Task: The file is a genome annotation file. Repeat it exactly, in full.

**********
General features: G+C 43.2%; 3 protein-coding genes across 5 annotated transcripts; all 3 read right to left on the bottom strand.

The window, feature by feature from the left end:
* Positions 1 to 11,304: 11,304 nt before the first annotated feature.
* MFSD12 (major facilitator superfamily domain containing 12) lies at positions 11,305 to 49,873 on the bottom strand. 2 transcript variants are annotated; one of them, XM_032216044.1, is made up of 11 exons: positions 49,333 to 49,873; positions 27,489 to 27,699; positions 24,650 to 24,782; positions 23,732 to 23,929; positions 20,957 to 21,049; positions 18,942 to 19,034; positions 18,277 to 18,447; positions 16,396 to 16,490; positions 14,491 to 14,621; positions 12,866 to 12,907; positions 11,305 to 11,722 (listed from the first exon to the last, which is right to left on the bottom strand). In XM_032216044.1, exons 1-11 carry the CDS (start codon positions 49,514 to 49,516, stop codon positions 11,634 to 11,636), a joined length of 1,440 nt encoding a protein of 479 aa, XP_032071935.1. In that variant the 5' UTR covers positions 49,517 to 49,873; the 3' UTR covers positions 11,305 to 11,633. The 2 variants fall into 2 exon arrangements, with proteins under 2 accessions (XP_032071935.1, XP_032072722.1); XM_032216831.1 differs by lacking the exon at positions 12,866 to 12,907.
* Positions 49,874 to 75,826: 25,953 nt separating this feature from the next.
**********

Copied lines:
General features: G+C 43.2%; 3 protein-coding genes across 5 annotated transcripts; all 3 read right to left on the bottom strand.

The window, feature by feature from the left end:
* Positions 1 to 11,304: 11,304 nt before the first annotated feature.
* MFSD12 (major facilitator superfamily domain containing 12) lies at positions 11,305 to 49,873 on the bottom strand. 2 transcript variants are annotated; one of them, XM_032216044.1, is made up of 11 exons: positions 49,333 to 49,873; positions 27,489 to 27,699; positions 24,650 to 24,782; positions 23,732 to 23,929; positions 20,957 to 21,049; positions 18,942 to 19,034; positions 18,277 to 18,447; positions 16,396 to 16,490; positions 14,491 to 14,621; positions 12,866 to 12,907; positions 11,305 to 11,722 (listed from the first exon to the last, which is right to left on the bottom strand). In XM_032216044.1, exons 1-11 carry the CDS (start codon positions 49,514 to 49,516, stop codon positions 11,634 to 11,636), a joined length of 1,440 nt encoding a protein of 479 aa, XP_032071935.1. In that variant the 5' UTR covers positions 49,517 to 49,873; the 3' UTR covers positions 11,305 to 11,633. The 2 variants fall into 2 exon arrangements, with proteins under 2 accessions (XP_032071935.1, XP_032072722.1); XM_032216831.1 differs by lacking the exon at positions 12,866 to 12,907.
* Positions 49,874 to 75,826: 25,953 nt separating this feature from the next.